John Basilone is a compelling figure, a tragic hero in some ways because of his ultimate fate. There were many young men of valor on the battlefields of the Pacific, but how many of them came home, were paraded around associating with Hollywood stars, and then chose to return to the islands of the Pacific to battle alongside their men?

If it weren’t true, it would make a great story. The fact that it really happened makes readers sit up and take notice. There is also the underlying recognition that our young men and women serving in the United States military right now face these kinds of challenges and defining moments on a daily basis.

Sadly, your father passed away just after completing the manuscript for this book. What do you think he would have thought about all of the attention Basilone is now receiving?

He would have been proud to know that a new generation is learning about a great American hero.

From Booklist

The first serious biography of Medal of Honor winner “Manila John” Basilone is also, sadly, Brady’s last book. He died immediately after completing it, having done his work well. Basilone came from a blue-collar Italian family in New Jersey and had served in the army in the Philippines before the war. For World War II, he joined the marines and won the Medal of Honor as a machine-gunner on Guadalcanal. Sent home as a celebrity for a bond tour, he found his new status a burden and repeatedly tried to get back into combat. Before he did, he married a fellow marine, but what promised to be a highly successful marriage was cut tragically short when Basilone was killed in action on the first day on Iwo Jima. Brady has ferreted out and interviewed practically all the survivors of those who knew Basilone, critiqued most of the previous accounts (sometimes scathingly) on the basis of his own experience as a marine, and generally left us one good marine’s tribute to another. --Roland Green

More About the Author

The late JAMES BRADY commanded a Marine rifle platoon during the Korean War and was awarded a Bronze Star for valor. For more than two decades, he wrote the "In Step With" column for Parade. He also wrote a column for Forbes.com. He authored eighteen books, among them several on the Marines, including the nonfiction Why Marines Fight and the New York Times bestselling novel The Marines of Autumn.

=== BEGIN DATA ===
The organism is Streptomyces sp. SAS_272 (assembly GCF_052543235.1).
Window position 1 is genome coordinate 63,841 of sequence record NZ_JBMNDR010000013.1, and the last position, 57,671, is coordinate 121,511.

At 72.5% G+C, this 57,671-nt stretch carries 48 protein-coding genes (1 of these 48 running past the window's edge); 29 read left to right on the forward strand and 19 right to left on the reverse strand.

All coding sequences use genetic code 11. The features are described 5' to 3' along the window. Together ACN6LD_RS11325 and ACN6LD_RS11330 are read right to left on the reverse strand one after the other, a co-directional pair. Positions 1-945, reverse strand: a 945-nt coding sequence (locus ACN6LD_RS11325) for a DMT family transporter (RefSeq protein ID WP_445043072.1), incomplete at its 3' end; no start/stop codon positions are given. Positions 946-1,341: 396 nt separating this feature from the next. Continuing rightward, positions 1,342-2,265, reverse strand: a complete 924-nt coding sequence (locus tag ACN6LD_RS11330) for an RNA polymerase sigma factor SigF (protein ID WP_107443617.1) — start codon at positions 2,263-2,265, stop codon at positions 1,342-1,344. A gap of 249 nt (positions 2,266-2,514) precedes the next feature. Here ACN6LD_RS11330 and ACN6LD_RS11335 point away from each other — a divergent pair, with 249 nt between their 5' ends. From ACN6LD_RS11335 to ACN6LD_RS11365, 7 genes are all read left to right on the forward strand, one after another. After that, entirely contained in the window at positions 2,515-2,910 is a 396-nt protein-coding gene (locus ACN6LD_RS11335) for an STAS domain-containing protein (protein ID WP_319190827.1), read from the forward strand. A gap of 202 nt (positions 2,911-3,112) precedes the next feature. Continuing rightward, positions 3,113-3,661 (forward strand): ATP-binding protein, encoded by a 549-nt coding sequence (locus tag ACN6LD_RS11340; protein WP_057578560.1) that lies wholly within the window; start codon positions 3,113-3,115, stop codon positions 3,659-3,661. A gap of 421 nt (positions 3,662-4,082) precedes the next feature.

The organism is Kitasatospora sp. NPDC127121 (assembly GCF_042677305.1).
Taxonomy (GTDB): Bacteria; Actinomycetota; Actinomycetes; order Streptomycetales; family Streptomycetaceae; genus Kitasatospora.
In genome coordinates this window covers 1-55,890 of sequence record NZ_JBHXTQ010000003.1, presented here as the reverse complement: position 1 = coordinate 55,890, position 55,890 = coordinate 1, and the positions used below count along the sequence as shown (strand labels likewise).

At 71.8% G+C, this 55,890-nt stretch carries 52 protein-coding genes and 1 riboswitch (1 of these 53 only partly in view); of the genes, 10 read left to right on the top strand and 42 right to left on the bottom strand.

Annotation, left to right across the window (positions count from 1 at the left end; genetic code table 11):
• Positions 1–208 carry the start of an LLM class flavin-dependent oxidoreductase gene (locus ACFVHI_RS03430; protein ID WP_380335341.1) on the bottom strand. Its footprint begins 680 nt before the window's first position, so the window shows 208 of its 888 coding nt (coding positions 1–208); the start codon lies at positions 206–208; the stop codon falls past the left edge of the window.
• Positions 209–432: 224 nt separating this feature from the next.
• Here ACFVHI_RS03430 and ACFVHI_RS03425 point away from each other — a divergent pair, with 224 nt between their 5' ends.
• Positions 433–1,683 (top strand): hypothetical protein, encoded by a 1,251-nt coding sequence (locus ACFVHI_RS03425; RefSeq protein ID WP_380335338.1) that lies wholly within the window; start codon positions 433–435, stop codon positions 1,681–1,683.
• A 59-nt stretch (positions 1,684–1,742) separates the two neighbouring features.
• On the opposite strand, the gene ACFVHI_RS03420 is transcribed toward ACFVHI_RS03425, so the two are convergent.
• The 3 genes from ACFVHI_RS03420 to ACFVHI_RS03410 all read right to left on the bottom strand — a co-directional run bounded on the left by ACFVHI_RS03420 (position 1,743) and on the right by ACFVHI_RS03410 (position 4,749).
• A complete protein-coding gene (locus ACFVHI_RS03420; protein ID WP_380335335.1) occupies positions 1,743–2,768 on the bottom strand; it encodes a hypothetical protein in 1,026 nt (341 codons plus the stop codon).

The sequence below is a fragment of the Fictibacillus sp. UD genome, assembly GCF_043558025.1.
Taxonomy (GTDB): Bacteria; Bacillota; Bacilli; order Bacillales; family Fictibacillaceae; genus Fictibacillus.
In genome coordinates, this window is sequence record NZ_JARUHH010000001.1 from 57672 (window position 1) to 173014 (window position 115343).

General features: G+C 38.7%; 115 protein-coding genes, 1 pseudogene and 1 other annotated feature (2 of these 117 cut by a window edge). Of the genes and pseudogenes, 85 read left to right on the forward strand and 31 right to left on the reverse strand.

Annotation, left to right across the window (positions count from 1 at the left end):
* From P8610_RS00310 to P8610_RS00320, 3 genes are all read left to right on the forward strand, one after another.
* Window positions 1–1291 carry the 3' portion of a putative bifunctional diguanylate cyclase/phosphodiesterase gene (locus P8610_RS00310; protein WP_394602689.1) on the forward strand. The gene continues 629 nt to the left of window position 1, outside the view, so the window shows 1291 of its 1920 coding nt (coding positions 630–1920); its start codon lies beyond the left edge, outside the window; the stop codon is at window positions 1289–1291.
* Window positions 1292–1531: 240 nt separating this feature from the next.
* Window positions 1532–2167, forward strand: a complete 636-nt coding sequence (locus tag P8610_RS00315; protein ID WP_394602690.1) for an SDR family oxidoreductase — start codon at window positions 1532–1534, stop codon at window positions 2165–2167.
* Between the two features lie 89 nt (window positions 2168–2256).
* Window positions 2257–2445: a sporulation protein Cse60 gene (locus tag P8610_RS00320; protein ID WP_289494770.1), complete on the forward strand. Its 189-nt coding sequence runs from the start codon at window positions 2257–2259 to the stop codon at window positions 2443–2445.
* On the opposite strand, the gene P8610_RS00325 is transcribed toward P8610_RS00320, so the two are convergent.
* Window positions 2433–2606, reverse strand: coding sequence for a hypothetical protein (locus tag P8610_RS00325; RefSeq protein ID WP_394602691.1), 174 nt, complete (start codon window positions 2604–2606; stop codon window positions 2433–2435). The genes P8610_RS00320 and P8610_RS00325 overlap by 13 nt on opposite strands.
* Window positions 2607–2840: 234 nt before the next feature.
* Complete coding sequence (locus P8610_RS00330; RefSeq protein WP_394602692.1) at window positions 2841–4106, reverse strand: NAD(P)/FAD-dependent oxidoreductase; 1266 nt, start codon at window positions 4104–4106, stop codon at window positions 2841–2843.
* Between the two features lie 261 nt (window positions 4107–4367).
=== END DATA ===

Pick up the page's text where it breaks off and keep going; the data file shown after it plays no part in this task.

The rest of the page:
Customer Reviews

He then explains how their statements were wrong, but never tells us what he found that is right!
J. Williams
This is not so much a book about John Basilone as it is a book about Brady's (the author) frustration with trying to write the book.
William H Ruting
Pick up this book, HERO OF THE PACIFIC and read about an every man, an American from New Jersey, a marine, John Basilone, hero.
James L. Woolridge

Most Helpful Customer Reviews

53 of 56 people found the following review helpful By James L. Woolridge VINE VOICE on January 18, 2010
Format: Hardcover
A hero doesn't have to be famous, a household name, president or go on the lecture circuit. A hero does the extra ordinary because they have the courage, conviction and just plain guts to get the job done at the moment. Pick up this book, HERO OF THE PACIFIC and read about an every man, an American from New Jersey, a marine, John Basilone, hero. The man who would get the Medal of Honor for action at Guadalcanal and the Navy Cross on Iwo Jima. And who better to write about Marines than James Brady, a Marine and author of numerous Marine books. This is a wonderful book about amazing courage and should be read by all of us including the next generation. HIGHLY RECOMMENDED.
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27 of 29 people found the following review helpful By Jack T. Paxton on February 15, 2010
Format: Hardcover Verified Purchase
Having known Jim Brady personally I found his Hero of the Pacific probably as close to the mark as is possible for an author that did not know Basilone. I am a retired Marine "mustang" having served 16 years enlisted and the final five as an officer. Like Brady, we served in Korea (coincidentally) at the same time in 1951 and 1952. In reality, none of this is germane to the book. Brady takes nothing away from Basilone's heroism. What he does do is debunk Basilone's daughter's assumptions and those umpteen million former Marines "who saw" Basilone die on Iwo Jima. You will note the quotes about those who witnessed his death; probably the same number also saw the flagraising on Iwo a bit later in the campaign. Brady, like me, was a professional reporter. I was a combat correspondent in both Korea and Vietnam and throughout my Marine Corps career. Like Jim, I was trained to look beyond the myth and ask the pertinent questions. As a reporter, Jim did this. His book reflects this. To those of you who have not read Jim's other books, especially those where he writes "fiction to history" give it a try. He was a great writer.